Abstract: En janvier 2014, le 1 er espace français de coworking à l'université est inauguré. Résultat d'une coopération inédite entre étudiants, enseignants, services administratifs et collectivités territoriales, il est destiné à donner lieu à de nouvelles pratiques pédagogiques et servir d'espace de co-construction et d'expérimentation de nouveaux services. Il s'agit de dépasser la participation des étudiants pendant le cours pour passer à un mode de fonctionnement collaboratif, c'est-à-dire la pleine contribution des étudiants au contenu de la formation, qui en deviennent ainsi les acteurs. La communication vise à identifier les différentes formes et les déterminants de la coopération entre enseignants et étudiants dans un espace de coworking. Elle conclut sur les perspectives offertes par un tel lieu pour l'innovation pédagogique et l'innovation de services.
    Date: 2015–06–30
  15. By: Ann-Kathrin Blankenberg (Chair of Economic Policy and SME Research, University of Göttingen; Platz der Göttinger Sieben 3, 37073 Göttingen, Germany); Guido Buenstorf (Institute of Economics, University of Kassel; Nora-Platiel-Strasse 5, 34109 Kassel, Germany)
    Abstract: We explore the regional co-evolution of firm population size, private-sector patenting and public research in the empirical context of German laser research and manufacturing over more than 40 years from the emergence of the industry to the mid-2000s. Our qualitative as well as quantitative evidence is suggestive of a co-evolutionary process of mutual interdependence rather than a unidirectional effect of public research on private- sector activities.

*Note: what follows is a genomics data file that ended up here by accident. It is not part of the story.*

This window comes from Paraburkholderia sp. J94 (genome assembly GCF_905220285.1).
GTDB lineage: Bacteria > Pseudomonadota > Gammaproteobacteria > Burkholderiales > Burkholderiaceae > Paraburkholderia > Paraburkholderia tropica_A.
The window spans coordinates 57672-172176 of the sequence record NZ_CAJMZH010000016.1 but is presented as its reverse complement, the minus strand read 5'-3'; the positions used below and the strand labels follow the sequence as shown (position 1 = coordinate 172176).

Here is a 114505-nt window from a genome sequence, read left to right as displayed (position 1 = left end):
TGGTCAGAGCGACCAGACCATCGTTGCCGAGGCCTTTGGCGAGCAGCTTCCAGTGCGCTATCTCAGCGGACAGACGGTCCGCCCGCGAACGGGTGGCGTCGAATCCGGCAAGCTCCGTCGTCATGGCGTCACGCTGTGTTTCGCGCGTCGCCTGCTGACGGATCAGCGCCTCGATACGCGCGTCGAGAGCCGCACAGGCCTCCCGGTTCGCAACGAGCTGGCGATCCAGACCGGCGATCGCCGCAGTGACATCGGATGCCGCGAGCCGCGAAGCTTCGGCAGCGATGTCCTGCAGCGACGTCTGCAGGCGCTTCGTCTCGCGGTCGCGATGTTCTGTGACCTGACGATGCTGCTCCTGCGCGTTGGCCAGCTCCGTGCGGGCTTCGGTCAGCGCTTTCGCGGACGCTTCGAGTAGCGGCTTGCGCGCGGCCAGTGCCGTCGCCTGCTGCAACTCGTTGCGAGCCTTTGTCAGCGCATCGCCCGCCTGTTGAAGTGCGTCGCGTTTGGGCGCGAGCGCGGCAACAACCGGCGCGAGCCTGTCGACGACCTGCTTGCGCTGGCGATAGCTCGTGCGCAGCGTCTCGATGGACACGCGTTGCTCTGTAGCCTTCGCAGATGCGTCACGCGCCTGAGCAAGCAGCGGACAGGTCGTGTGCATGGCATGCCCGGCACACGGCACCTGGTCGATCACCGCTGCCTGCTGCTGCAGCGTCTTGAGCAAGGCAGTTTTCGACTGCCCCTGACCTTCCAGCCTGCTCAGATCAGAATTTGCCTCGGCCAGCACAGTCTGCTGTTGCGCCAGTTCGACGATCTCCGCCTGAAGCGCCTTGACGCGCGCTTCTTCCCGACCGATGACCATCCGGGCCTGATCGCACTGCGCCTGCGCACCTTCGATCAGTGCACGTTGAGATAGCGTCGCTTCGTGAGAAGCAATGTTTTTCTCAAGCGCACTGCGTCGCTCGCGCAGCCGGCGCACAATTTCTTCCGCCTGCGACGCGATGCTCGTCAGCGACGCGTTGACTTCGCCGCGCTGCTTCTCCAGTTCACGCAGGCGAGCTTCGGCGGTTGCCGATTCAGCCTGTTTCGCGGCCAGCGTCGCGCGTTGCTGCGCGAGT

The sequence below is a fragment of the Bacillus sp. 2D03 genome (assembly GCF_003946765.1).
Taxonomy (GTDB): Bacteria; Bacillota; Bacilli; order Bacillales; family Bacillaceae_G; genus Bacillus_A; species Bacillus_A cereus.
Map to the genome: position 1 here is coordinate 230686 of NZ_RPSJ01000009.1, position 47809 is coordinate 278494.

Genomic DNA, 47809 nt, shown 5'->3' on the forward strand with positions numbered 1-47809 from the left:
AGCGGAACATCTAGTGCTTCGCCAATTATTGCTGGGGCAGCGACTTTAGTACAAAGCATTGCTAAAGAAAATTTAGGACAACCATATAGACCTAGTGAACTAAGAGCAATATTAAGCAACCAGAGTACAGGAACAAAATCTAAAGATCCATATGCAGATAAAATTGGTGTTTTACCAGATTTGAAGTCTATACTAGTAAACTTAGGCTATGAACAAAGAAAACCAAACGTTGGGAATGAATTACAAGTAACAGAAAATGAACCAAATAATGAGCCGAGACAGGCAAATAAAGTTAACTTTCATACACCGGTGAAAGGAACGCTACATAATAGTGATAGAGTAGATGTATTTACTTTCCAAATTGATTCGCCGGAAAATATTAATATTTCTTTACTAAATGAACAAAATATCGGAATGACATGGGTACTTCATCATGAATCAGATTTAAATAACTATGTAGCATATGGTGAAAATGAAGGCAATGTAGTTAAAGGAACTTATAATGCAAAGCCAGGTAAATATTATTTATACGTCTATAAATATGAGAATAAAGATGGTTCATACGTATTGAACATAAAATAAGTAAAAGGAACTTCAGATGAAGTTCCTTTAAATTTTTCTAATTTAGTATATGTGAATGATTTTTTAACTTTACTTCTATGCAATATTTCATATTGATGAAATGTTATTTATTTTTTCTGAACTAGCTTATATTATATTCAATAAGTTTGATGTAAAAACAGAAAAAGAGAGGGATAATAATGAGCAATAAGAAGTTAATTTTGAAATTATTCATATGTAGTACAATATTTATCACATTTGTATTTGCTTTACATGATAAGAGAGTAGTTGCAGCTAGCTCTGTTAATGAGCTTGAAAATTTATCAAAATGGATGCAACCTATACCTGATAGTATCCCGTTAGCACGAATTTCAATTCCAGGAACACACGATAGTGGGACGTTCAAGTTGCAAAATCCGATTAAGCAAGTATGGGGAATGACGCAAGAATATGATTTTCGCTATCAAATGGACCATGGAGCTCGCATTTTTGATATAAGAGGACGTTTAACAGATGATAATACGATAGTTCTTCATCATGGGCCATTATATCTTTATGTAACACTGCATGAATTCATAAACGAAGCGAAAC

Keywords: co-evolution, innovation systems, vector autoregression, laser technology
    JEL: B52 O31 R12
    Date: 2015–08–05
  16. By: Mário Alexandre Patrício Martins da Silva (Faculdade de Economia do Porto)
    Abstract: In this paper, we assume that the absorptive capacity of firms located in a given region is positively influenced by territorial-dependent aspects, and analyze the effects of the spatial elements that explain the differences between territories to access and absorb external knowledge on the innovative performance of regions and the possibility of arising local increasing returns.
    Keywords: Absorptive capacity, knowledge spillovers, complementarities, proximity, innovation, R&D
    JEL: O33 R11
    Date: 2015–09
  17. By: Nelson Sá (Department of Economics, Vassar College, Poughkeepsie, New York 12604, USA); Ana Paula Ribeiro (CEF.UP and FEP, Universidade do Porto, Portugal); Vitor Carvalho (CEF.UP and FEP, Universidade do Porto, Portugal)